By drafting Laquon Treadwell in the first round on Thursday night, the Vikings added the right kind of player at the right position.

They needed a big, physical receiver, and they got one. Treadwell should complement Stefon Diggs and Jarius Wright, and take advantage of defenses worried about Adrian Peterson, and give Teddy Bridgewater confidence to throw downfield with more abandon.

Treadwell makes sense for the Vikings. Because they drafted him one pick after Washington took TCU’s Josh Doctson and two picks after Houston took Will Fuller, the three teams and three players will have reason to compare these picks for years. It’s rare for three consecutive first-round picks to come from the same position.

Vikings General Manager Rick Spielman could have made one of his dramatic draft-day moves and traded up to take Doctson. He chose to keep the 23rd pick and take Treadwell.

Spielman and Vikings coach Mike Zimmer spoke as if Treadwell was their top receiving prospect regardless of how the draft played out. Spielman usually doesn’t offer much actual information during news conferences, but Zimmer tends to be blunt, so they may have actually preferred Treadwell.

Spielman and Zimmer raved about Treadwell’s strength, toughness, competitiveness, blocking ability and hands. Doctson is also a tremendous athlete who was highly productive.

Maybe both will be great, but this will be a interesting test of the Vikings’ scouting.

“I like physical guys,’’ Zimmer said. “It’s an attitude that we’re trying to present here. He has an attitude about him.’’

Zimmer called Treadwell the best blocking receiver he’s ever scouted. Spielman said Treadwell plays “like he has a point to prove.’’

The Vikings have had one 1,000-yard receiver since 2005 — Sidney Rice in 2009.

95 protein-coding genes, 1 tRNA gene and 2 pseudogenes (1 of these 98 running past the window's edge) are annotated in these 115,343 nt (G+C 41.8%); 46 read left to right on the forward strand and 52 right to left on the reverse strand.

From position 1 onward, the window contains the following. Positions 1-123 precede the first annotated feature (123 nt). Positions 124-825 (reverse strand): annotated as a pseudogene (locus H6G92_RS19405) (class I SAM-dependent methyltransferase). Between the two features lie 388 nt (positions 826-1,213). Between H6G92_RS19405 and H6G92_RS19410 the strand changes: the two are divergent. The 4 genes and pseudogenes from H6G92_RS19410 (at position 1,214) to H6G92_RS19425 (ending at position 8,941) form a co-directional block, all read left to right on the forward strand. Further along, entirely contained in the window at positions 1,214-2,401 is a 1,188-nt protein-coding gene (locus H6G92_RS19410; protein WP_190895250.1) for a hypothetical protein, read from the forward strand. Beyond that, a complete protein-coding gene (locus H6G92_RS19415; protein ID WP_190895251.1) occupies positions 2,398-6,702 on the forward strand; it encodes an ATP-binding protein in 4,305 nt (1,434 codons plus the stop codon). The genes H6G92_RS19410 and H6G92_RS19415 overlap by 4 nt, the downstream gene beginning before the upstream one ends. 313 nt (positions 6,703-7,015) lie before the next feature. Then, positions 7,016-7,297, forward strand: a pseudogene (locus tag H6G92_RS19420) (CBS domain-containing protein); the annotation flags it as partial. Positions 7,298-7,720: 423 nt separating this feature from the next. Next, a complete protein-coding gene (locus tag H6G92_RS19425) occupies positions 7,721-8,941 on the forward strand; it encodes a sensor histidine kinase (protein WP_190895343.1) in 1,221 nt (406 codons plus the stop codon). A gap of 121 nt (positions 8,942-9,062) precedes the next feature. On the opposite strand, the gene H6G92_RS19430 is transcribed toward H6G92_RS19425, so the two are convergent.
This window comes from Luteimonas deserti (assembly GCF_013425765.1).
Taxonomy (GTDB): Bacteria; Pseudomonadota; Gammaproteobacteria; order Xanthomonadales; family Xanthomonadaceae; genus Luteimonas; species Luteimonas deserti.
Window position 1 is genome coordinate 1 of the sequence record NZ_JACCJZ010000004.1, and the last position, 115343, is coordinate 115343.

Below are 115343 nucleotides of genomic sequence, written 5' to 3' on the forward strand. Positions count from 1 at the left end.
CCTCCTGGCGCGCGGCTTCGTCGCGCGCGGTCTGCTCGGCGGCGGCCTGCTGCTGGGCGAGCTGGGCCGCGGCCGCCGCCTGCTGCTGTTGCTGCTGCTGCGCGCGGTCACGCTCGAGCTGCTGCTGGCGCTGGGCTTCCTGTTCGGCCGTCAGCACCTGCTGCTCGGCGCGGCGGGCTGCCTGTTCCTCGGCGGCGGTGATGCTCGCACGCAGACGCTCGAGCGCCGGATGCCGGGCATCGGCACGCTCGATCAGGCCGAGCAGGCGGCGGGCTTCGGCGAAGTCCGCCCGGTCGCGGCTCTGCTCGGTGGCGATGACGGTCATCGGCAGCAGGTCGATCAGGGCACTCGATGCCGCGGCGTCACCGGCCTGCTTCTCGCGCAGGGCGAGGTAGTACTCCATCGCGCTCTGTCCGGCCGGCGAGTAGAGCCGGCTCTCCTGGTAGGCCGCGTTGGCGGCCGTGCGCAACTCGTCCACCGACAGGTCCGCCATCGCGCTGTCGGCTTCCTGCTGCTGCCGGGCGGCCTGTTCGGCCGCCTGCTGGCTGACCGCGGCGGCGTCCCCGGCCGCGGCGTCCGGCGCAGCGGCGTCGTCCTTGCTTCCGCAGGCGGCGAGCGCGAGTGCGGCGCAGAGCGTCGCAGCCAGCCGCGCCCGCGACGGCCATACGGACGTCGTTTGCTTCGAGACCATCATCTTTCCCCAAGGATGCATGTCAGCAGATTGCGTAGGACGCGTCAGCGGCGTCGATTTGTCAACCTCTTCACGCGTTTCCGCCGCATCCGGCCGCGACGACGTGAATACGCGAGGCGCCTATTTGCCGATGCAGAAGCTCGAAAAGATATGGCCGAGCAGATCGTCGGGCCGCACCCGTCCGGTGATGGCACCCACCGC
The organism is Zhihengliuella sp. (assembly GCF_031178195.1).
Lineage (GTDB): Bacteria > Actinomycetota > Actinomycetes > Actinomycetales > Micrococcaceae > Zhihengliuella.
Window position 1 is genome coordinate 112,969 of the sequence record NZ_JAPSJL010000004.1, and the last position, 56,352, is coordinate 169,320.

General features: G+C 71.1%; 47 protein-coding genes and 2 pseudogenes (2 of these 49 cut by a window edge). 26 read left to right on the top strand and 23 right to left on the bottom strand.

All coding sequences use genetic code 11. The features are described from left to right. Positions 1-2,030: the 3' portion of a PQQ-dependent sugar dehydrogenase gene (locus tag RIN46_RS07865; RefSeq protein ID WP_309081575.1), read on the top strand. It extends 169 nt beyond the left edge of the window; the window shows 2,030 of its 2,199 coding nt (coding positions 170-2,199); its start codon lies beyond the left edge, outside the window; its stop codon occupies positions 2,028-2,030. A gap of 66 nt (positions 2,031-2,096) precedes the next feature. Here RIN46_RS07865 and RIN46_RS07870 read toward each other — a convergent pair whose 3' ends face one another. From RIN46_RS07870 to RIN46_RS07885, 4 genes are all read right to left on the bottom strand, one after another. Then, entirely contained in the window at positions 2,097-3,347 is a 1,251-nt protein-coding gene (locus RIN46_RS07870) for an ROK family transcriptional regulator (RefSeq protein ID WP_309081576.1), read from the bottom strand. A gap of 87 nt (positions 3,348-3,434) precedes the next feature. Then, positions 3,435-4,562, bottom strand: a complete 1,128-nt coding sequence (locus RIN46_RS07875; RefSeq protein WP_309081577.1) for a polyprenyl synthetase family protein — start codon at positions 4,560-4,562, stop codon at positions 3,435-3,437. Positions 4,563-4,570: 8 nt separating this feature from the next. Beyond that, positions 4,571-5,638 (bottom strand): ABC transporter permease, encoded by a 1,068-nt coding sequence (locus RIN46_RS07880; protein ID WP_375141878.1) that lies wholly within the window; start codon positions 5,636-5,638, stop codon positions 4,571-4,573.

Last year the Vikings’ leading receiver was Stefon Diggs, a rookie who wasn’t active early in the season. He finished with 720 yards. Their second-leading receiver was tight end Kyle Rudolph, who had a disappointing 495 yards. Their second-most productive wideout was veteran Mike Wallace, who finished with 473 yards.

It’s remarkable that a modern-era team can win 11 games with such horrid production at receiver.

If Treadwell is as good as his new team thinks he is, the Vikings could have two 1,000-yard-or-close-to-it receivers next year. And if they have two 1,000-yard receivers to go with Adrian Peterson and a strong defense, they may not need Blair Walsh to make a last-second field goal to advance in the playoffs.

“A lot of the routes we throw are exactly what Treadwell does,’’ Zimmer said. “After the season got over, you go through your year-end review. One of the things we talked about was we wanted to get a big receiver with a big catch radius. We felt like with this team that was important, to get some size out there.’’

Treadwell should help balance the offense. He should give Bridgewater confidence to throw the ball into tight spaces, and downfield, knowing that Treadwell will fight for the ball. Treadwell’s blocking could help the running game, and his ability to catch the ball in traffic should help the offense in the red zone.

The Vikings were right not to worry about Treadwell’s disappointing 40-yard-dash time. Raw, straight-line speed is overrated in the NFL. The ability to adapt to and fight for a ball is much more important.

Treadwell is an ideal pick for this team, at that juncture of the draft. In a few years we’ll know whether the Vikings were right to wait for him, or whether they should have moved up to take Doctson.

“He was the No. 1-rated receiver coming out of high school,’’ Zimmer said. “He was the No. 1 receiver in 2014 and then he got hurt and he was slow coming on this year. I think he’s going to help us in a lot of ways.’’

Fuller, Doctson and Treadwell will be compared for years, but Treadwell might have the easiest task of the three. He can provide the biggest immediate improvement to a receiving corps, and he might be joining the best of the three teams.